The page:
Your friend or relative has just asked you a question. Would you co-sign with them on an apartment or house lease? Oh, it’s no big deal, they say. The fact is, we all desire to help our friends and family when they are in need. However, when it comes to co-signing a lease, it is important to first know what this means for you. Co-signing a lease is committing you to legally guaranteeing another person’s lease. Co-signing isn’t always a bad idea, but there are a few things that you want to consider as you weigh whether it is in your best interest to add your signature to the lease.
The legal guarantee that you are providing when you cosign a lease is that the rent will be paid. Additionally, you are ensuring that you will be responsible for paying any fees for damages beyond wear and tear on the rental property.
In the event that the rent is not paid, you (along with your friend or family member) assume the financial responsibilities of the property’s rent. If the tenant cannot or will not pay rent, the responsibility to pay is yours. And, if you fail to pay, your credit could now be adversely affected. Another possibility is that the management company could take you to court to retrieve all funds owed.
As you can see, the decision to co-sign must be a thoughtful one. Below are a few suggestions if you do decide to be a co-signer.
First off, know the renter very well. You don’t need to know all their favorite foods and bands, but you should know their track record. In general, are they good with money? Do they pay bills on time? If you are agreeing to co-sign a lease with your friend or family member, he or she should be willing to show you you bill statements. When you know these details, you will be able to have a better understanding of how this person will act as a renter, vs. in their everyday life.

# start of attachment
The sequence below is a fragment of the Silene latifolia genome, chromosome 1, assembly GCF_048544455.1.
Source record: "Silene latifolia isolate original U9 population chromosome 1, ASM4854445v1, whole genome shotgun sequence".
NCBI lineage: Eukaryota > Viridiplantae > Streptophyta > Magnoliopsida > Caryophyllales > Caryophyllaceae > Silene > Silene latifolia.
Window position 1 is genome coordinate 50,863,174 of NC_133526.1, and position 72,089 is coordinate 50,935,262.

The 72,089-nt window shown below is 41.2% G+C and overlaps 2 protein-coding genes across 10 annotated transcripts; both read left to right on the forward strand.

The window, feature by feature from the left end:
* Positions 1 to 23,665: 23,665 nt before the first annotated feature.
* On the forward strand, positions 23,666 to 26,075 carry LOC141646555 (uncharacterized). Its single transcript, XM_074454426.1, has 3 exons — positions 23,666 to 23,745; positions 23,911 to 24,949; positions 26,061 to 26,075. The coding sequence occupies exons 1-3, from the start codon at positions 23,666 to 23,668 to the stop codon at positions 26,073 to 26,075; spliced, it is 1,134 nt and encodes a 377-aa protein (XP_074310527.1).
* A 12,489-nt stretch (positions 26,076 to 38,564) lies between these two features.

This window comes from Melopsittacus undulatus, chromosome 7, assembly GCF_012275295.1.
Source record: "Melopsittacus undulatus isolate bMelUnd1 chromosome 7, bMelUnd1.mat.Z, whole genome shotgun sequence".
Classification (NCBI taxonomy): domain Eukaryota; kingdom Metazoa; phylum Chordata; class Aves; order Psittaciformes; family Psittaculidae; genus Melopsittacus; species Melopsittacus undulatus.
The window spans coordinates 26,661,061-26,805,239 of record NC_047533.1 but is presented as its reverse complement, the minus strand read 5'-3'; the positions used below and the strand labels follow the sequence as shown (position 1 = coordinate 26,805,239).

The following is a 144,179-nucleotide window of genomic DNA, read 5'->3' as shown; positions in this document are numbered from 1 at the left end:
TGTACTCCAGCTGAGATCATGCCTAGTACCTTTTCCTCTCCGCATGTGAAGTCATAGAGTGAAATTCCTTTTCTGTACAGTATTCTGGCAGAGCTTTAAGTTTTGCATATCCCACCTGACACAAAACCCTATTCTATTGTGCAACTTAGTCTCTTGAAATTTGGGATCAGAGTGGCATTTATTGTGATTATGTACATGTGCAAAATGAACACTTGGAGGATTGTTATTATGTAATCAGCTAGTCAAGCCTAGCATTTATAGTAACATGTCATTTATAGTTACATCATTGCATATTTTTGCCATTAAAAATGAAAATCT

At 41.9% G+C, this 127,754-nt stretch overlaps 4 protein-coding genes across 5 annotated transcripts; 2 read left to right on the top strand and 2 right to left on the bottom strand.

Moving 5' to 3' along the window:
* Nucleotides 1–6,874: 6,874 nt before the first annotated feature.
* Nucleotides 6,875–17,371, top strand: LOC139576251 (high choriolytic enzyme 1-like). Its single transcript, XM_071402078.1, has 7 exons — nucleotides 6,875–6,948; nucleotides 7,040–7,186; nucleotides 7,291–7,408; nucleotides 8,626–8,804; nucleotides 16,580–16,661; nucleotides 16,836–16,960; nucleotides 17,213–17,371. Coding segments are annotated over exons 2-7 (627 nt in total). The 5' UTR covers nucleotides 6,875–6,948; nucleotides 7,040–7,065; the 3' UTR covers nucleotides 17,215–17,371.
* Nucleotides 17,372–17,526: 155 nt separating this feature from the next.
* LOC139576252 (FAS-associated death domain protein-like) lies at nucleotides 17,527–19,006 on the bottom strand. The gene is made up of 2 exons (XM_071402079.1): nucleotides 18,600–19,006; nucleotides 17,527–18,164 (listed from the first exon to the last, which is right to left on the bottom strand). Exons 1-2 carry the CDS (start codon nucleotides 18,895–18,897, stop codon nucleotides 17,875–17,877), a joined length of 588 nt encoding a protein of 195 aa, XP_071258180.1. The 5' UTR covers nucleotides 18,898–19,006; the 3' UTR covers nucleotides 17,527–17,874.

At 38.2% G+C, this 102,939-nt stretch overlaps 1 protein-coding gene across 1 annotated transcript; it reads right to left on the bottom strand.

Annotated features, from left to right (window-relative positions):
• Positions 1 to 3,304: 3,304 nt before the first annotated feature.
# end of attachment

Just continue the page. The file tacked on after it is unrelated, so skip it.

Next, you need to make sure that you would be willing and able to make the rent payments should your friend or family member not be able to follow through. Also, how would your relationship with that person be affected on the basis of co-signing a lease. Would your name being associated with this person give you a reason to worry?
Lastly, if your friend or family is also planning on having a roommate, it would most likely be in your best interest to not co-sign the lease. Although you may have a world of trust for your friend/family member – you have no idea how this other roommate will behave or what their financial history is like.
While there are many times that co-signing a lease is not in your best interest, there are other times when it makes sense. For instance, if you are willing to step up to make the rent payments in the event that your friend/family member is unable. Or, if your friend/family member has a consistent and reliable history with money. And, as long as you know that your relationship with this person is secure enough to survive despite what happens with the renting situation.
If this is your situation, then moving forward to co-sign the lease would be fine. And, you will also be helping your friend or family member secure a place to live while building up his or her credit. All in all, just make sure to weigh out the pros and cons to make an educated decision about co-signing. It actually is a pretty big deal.